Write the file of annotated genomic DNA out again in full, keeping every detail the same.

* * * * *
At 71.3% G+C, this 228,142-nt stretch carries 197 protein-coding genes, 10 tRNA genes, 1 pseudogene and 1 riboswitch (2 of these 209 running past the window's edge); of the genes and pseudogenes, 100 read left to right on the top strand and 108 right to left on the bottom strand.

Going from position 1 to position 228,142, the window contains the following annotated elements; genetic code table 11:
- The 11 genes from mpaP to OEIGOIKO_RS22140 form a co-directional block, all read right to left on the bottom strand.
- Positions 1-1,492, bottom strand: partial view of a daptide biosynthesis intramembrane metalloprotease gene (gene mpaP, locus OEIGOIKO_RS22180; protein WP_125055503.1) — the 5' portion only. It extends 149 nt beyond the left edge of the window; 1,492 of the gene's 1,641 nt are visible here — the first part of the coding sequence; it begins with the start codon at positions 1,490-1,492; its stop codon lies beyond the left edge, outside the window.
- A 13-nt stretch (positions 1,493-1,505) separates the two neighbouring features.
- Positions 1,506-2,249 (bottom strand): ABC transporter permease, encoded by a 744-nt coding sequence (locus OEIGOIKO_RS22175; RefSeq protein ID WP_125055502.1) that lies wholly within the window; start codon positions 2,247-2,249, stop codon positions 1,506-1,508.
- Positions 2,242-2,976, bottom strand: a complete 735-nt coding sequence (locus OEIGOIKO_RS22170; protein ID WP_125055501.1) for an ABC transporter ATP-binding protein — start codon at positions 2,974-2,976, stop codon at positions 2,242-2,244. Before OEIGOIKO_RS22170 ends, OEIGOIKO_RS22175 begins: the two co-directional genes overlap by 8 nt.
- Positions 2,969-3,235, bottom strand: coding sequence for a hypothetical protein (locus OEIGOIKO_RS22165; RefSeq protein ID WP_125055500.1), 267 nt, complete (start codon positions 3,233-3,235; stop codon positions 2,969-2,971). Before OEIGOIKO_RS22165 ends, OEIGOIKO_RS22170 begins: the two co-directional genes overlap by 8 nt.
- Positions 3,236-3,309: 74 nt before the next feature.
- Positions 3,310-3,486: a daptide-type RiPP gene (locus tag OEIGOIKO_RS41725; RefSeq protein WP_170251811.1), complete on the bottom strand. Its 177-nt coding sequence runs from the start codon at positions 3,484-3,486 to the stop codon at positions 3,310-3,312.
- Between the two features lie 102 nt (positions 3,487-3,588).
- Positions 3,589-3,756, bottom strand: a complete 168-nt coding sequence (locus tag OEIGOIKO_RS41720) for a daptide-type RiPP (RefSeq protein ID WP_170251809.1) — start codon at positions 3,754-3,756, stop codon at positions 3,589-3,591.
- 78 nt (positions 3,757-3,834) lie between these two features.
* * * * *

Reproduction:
At 71.3% G+C, this 228,142-nt stretch carries 197 protein-coding genes, 10 tRNA genes, 1 pseudogene and 1 riboswitch (2 of these 209 running past the window's edge); of the genes and pseudogenes, 100 read left to right on the top strand and 108 right to left on the bottom strand.

Going from position 1 to position 228,142, the window contains the following annotated elements; genetic code table 11:
- The 11 genes from mpaP to OEIGOIKO_RS22140 form a co-directional block, all read right to left on the bottom strand.
- Positions 1-1,492, bottom strand: partial view of a daptide biosynthesis intramembrane metalloprotease gene (gene mpaP, locus OEIGOIKO_RS22180; protein WP_125055503.1) — the 5' portion only. It extends 149 nt beyond the left edge of the window; 1,492 of the gene's 1,641 nt are visible here — the first part of the coding sequence; it begins with the start codon at positions 1,490-1,492; its stop codon lies beyond the left edge, outside the window.
- A 13-nt stretch (positions 1,493-1,505) separates the two neighbouring features.
- Positions 1,506-2,249 (bottom strand): ABC transporter permease, encoded by a 744-nt coding sequence (locus OEIGOIKO_RS22175; RefSeq protein ID WP_125055502.1) that lies wholly within the window; start codon positions 2,247-2,249, stop codon positions 1,506-1,508.
- Positions 2,242-2,976, bottom strand: a complete 735-nt coding sequence (locus OEIGOIKO_RS22170; protein ID WP_125055501.1) for an ABC transporter ATP-binding protein — start codon at positions 2,974-2,976, stop codon at positions 2,242-2,244. Before OEIGOIKO_RS22170 ends, OEIGOIKO_RS22175 begins: the two co-directional genes overlap by 8 nt.
- Positions 2,969-3,235, bottom strand: coding sequence for a hypothetical protein (locus OEIGOIKO_RS22165; RefSeq protein ID WP_125055500.1), 267 nt, complete (start codon positions 3,233-3,235; stop codon positions 2,969-2,971). Before OEIGOIKO_RS22165 ends, OEIGOIKO_RS22170 begins: the two co-directional genes overlap by 8 nt.
- Positions 3,236-3,309: 74 nt before the next feature.
- Positions 3,310-3,486: a daptide-type RiPP gene (locus tag OEIGOIKO_RS41725; RefSeq protein WP_170251811.1), complete on the bottom strand. Its 177-nt coding sequence runs from the start codon at positions 3,484-3,486 to the stop codon at positions 3,310-3,312.
- Between the two features lie 102 nt (positions 3,487-3,588).
- Positions 3,589-3,756, bottom strand: a complete 168-nt coding sequence (locus tag OEIGOIKO_RS41720) for a daptide-type RiPP (RefSeq protein ID WP_170251809.1) — start codon at positions 3,754-3,756, stop codon at positions 3,589-3,591.
- 78 nt (positions 3,757-3,834) lie between these two features.